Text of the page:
The top switch on the electrical panel had been switched off, that’s why. As soon as Oliver flipped it back to “auto,” a deep gurgle began to pump their fresh water overboard.

Too weird–

A loud snicker from the starboard side of the cabin startled him. Greg Haverford lay in the bunk opposite Oliver’s, knees up, nibbling the side of a thumb with his perfect teeth. He’d come below as soon as the waves had flattened out, and now he pulled the headphones out of his MP3 player and held the shiny rectangle up to his left ear. Tinny cymbals crashed, loud enough to hear across the cabin.

Mrs. H had invited Oliver along this week to have another “young person” aboard, but he and Greg would never be friends. It wasn’t the four year age difference—Oliver had two buddies at home who would be seniors this fall. And it wasn’t Greg’s all-black sneakers, jeans, and T-shirt, or the two silver hoops spearing his left earlobe. It was his attitude. The guy even trash-talked his own mother. And he was still snickering.

Back on deck, Oliver told Buck what he’d found—everything except for Greg’s suspicious giggle.

“Damn.” Buck’s blond ponytail flicked back and forth as he shook his head. “We’ll have to fill up again in Woods Hole.”

He spun the wheel hard to port, swinging the bowsprit over a huge rock on the shore. Sails luffed overhead, then filled again as the schooner settled in on the other tack.

Too bad—now Oliver would have to wait even longer to check out Hadley’s Harbor. Cap’n Eli had called this place the safest spot to be during a hurricane, which seemed impossible—how could anything be safer than dry land? Now that Oliver saw the two tan rocks guarding their narrow channel like a pair of unfinished gargoyles, it all made sense. Boats hidden inside showed only their masts, a white and silver forest poking up behind the brambles of the nearest island.

And with no engine, Eli must’ve sailed Surprise in and out, threading her between those rocks! Now that seemed impossible.

Mrs. H popped out of the cabin again, grabbing onto the edge of the companionway to steady herself against Buck’s sharp turn.

“What are you doing?” she asked him.

“Heading for Woods Hole to refill the tank. No supplies in Hadley’s.”

“That will delay our arrival.”

Buck shrugged. “Can’t do much without water.”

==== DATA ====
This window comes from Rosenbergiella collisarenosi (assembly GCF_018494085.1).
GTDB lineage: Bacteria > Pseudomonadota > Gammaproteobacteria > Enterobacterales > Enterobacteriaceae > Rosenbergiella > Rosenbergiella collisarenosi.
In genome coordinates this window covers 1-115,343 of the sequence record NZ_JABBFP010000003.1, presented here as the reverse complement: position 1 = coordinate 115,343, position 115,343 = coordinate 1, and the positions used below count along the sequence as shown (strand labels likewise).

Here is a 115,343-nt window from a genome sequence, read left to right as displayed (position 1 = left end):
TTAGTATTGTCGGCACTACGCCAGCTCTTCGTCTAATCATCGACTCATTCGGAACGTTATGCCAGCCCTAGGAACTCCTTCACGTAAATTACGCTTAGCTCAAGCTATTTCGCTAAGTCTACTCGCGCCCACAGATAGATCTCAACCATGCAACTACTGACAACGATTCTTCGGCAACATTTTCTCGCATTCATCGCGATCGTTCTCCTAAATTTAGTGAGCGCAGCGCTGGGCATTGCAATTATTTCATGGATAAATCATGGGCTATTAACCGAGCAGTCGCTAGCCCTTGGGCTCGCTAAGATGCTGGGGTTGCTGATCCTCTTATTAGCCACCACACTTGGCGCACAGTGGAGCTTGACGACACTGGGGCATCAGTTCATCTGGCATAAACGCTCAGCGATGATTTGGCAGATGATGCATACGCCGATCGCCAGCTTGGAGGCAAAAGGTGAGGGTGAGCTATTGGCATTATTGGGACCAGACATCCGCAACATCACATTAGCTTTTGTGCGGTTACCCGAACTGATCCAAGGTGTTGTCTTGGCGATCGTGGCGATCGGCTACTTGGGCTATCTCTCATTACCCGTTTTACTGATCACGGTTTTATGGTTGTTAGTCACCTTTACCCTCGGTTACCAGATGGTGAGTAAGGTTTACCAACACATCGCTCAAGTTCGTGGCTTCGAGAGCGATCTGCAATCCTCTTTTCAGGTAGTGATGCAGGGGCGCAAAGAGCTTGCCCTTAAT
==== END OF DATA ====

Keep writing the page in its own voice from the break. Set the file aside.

“Cap’n Eli ran this boat for forty years and all he drank was rainwater.” Mrs. Haverford’s sharp gaze swiveled to the left, homing in on Oliver. “What do you think, young man? What would my father have done?”

In her father’s day, Surprise didn’t have a flush toilet.

It was just so hard to believe she was related to the jolly Eli, who’d ended every sea story with a wink. But she had made it possible for her father to die happy—by promising to rebuild his beloved schooner.

“No response, Oliver?” Buck smiled, his voice just carrying over the deep throb of diesel. “Then couldja get the jib down, please?”

Glaring at both of them, Mrs. H stomped down the companionway ladder again.

Oliver padded forward, the new wood deck warm underfoot from the afternoon sun. Up next to the foremast, a row of lines stretched down to the port rail. Untying the line marked “jib,” Oliver let the sail collapse onto the deck and furled it against the boom.

Up here in the bow, away from the bickering and the tinny cymbals and the throb of diesel, he could hear water gurgling against the hull. Easy to imagine he was helping Cap’n Eli deliver a cargo of lumber. Or lobsters. Or stinky guano. Surprise always seemed to take him on adventures. Last year she’d even taken him back in time, to 1938 and the big hurricane. Though lately he’d been wondering if that had been just a totally awesome dream.

Only thing was, all his memories lined up perfectly with Eli’s stories.

How could he explain that, if it was all just a dream?

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Note from the author coming soon...

About Carol

Carol Newman Cronin has written fiction since she was a child, but she had to wait until she was forty-four to get her first book published.  In 2004 she crowned a lifetime of sailing achievement by winning two races for the USA at the Olympics.  Since retiring from Olympic...